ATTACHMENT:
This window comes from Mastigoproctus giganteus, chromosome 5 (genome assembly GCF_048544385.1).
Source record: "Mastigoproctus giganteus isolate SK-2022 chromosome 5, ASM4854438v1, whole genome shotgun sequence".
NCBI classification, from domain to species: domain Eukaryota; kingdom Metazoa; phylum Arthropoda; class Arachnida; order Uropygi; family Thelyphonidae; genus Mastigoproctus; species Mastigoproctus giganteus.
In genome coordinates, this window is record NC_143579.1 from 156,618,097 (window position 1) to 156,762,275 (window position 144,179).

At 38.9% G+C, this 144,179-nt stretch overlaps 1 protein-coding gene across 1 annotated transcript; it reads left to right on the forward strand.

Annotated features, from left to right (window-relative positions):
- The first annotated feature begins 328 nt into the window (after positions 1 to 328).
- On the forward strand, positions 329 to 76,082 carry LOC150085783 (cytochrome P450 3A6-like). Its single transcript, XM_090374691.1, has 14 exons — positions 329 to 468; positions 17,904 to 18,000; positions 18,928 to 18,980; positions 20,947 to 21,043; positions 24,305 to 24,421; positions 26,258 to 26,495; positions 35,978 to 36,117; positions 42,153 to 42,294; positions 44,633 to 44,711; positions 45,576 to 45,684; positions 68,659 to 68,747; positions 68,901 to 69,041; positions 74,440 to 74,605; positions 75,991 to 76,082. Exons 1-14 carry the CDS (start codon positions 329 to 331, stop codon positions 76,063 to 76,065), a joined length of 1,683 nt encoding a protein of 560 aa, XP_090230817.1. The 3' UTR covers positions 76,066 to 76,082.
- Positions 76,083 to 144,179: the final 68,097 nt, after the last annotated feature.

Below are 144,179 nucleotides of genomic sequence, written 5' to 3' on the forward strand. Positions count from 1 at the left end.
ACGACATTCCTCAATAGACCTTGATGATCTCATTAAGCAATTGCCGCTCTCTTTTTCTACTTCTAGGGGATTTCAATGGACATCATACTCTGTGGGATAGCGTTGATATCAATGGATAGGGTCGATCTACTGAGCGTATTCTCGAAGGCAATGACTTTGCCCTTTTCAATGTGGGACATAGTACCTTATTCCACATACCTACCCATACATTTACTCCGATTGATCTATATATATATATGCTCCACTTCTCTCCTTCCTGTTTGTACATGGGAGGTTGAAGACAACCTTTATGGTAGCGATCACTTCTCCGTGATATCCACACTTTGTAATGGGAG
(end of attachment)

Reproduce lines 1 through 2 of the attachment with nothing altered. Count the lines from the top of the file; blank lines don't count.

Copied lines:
This window comes from Mastigoproctus giganteus, chromosome 5 (genome assembly GCF_048544385.1).
Source record: "Mastigoproctus giganteus isolate SK-2022 chromosome 5, ASM4854438v1, whole genome shotgun sequence".